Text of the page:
Tiered pricing can be a great option if you work with a transparent processor. In this pricing model, you are given three different rates.
You rely on your processor to charge you somewhat with this pricing model. Calculating your effective rate will show you precisely what you are paying with this model.
- Qualified rate: The qualified rate is the lowest price the merchant will pay for processing. These are typically the least risky transactions.
- Mid-qualified rate: The mid-qualified rate is the in-between. You aren’t getting the lowest rate, but you’re also not charged the highest.
- Non-qualified rate: The non-qualified rate is the highest you will pay for processing. An example of this would be a CNP purchase made with a rewards credit card.
The interchange-Plus is a great pricing model that is transparent. While you will be paying a different percentage each time, you will also be able to see what the payment processor is making per transaction.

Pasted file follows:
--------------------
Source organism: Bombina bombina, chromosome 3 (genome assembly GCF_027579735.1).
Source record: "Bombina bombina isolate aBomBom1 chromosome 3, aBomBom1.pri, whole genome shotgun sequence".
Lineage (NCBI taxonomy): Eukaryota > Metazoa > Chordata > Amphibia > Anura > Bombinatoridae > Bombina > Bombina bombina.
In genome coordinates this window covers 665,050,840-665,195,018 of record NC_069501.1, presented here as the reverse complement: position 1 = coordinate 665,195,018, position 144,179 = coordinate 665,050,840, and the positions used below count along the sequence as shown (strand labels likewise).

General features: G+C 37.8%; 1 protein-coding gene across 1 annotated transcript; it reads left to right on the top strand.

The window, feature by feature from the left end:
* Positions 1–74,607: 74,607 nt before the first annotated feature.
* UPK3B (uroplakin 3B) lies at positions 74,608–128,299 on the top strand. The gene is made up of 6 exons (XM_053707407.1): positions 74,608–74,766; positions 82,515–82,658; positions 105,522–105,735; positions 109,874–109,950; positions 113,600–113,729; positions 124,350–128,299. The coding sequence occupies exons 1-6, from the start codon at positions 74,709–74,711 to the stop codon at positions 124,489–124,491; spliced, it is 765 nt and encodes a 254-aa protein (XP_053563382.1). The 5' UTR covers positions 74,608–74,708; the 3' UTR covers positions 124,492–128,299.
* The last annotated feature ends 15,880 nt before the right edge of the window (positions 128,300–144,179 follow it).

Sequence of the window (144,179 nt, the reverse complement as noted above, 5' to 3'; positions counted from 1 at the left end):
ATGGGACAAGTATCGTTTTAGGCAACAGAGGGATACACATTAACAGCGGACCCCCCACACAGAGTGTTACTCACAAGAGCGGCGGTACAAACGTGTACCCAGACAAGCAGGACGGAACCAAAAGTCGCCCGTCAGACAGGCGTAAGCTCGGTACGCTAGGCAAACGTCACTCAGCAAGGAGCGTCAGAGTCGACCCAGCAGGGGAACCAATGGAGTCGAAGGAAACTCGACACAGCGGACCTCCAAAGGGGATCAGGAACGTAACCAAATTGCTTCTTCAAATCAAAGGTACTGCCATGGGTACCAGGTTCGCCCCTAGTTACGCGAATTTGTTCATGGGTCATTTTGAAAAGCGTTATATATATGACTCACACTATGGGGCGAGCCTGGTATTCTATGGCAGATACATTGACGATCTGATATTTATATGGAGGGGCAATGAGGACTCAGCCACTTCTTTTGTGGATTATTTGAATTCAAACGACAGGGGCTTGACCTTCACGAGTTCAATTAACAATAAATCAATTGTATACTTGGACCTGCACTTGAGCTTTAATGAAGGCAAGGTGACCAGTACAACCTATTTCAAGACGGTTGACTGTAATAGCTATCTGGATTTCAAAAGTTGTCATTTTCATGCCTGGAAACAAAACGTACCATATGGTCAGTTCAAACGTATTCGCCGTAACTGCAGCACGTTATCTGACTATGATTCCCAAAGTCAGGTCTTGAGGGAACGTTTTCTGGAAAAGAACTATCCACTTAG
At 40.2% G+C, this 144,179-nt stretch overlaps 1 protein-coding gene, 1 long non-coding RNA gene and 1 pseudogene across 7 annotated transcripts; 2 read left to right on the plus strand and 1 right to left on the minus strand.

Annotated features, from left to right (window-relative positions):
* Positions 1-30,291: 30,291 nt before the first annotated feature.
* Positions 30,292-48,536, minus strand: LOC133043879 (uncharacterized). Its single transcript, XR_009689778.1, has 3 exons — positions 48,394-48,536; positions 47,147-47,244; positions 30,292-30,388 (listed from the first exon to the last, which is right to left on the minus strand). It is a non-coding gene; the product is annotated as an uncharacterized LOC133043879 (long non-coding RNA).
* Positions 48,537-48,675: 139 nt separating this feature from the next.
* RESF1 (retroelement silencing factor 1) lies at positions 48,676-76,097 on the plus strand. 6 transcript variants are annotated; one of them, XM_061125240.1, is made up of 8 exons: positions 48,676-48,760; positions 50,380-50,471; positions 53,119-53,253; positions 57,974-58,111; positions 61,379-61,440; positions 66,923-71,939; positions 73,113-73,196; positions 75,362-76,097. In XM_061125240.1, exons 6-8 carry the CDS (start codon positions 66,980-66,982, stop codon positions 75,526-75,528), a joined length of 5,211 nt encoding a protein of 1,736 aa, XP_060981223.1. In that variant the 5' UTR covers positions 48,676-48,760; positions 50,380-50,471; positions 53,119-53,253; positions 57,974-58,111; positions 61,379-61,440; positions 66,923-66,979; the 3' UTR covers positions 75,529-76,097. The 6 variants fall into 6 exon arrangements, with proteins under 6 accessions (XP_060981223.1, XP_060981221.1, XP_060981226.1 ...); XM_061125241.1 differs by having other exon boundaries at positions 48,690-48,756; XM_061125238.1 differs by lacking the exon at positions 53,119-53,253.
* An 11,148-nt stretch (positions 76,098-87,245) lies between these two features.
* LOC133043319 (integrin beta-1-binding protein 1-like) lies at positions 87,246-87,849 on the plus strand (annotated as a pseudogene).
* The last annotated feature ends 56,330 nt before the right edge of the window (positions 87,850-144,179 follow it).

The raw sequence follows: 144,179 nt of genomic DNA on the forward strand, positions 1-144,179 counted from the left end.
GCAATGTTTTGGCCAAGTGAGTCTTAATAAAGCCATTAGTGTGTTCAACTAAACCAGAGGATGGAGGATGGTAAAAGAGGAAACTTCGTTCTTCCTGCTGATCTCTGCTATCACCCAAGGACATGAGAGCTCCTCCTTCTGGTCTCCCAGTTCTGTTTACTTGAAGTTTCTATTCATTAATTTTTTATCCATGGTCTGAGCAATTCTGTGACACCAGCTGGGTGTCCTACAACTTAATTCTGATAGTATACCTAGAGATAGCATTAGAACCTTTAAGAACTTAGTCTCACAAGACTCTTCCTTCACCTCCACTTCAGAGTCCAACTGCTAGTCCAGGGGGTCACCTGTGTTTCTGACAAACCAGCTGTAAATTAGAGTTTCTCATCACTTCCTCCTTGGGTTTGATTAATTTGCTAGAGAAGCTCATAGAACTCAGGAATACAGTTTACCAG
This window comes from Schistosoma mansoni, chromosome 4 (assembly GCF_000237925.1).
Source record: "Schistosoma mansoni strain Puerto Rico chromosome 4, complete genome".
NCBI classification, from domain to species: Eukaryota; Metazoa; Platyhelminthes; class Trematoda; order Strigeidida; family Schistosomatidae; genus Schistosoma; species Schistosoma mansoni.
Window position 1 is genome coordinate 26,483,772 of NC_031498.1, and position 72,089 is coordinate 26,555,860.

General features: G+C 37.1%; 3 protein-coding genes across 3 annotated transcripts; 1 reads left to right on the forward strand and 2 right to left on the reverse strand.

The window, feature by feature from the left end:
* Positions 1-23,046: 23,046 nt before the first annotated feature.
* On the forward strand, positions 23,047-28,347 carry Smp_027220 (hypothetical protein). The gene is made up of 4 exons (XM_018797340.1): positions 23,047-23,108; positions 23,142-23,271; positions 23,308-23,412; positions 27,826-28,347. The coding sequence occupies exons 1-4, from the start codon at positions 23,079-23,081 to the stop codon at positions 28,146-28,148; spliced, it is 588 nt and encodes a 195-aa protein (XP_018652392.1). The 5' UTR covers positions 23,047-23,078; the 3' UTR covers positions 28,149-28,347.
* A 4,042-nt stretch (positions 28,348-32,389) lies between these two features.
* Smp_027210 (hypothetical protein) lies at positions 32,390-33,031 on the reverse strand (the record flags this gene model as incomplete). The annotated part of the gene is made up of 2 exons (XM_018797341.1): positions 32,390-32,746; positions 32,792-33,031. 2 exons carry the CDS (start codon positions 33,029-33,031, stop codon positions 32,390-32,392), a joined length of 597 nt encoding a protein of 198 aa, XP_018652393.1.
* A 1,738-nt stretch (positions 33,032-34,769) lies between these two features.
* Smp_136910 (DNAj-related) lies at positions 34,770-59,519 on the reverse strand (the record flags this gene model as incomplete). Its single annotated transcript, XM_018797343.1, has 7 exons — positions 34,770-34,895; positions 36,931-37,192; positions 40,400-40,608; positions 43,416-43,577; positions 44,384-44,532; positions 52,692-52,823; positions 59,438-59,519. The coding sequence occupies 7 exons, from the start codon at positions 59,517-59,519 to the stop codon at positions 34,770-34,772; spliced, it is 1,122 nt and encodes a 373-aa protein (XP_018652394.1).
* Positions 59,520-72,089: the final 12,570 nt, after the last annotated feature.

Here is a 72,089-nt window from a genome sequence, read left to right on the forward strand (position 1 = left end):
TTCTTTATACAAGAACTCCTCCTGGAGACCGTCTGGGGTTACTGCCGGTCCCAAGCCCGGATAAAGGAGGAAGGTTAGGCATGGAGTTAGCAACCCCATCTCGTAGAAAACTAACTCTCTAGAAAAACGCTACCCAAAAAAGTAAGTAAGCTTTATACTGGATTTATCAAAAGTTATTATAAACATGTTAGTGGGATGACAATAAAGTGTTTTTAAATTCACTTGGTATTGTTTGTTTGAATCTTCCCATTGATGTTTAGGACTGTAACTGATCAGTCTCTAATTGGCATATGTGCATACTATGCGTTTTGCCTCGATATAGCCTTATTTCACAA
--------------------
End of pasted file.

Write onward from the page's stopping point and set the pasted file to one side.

The typical structure you will see with this is interchange + % + $ / transaction.
In other words, the interchange fee is determined by the card networks and a markup set by the credit card processor itself. With this billing model, you will pay a monthly subscription fee, and then you’ll be offered a per-transaction fee, which will be on top of the applicable interchange rate fee.
Blended vs. Pass-Through
When looking at high-risk pricing models, the biggest thing to pay attention to is what happens to interchange fees.
The pass-through model is if the interchange rates are itemized and charged separately from the payment processor’s markup.
If your interchange fees are blended with your payment processor’s markup, you receive a blended pricing model.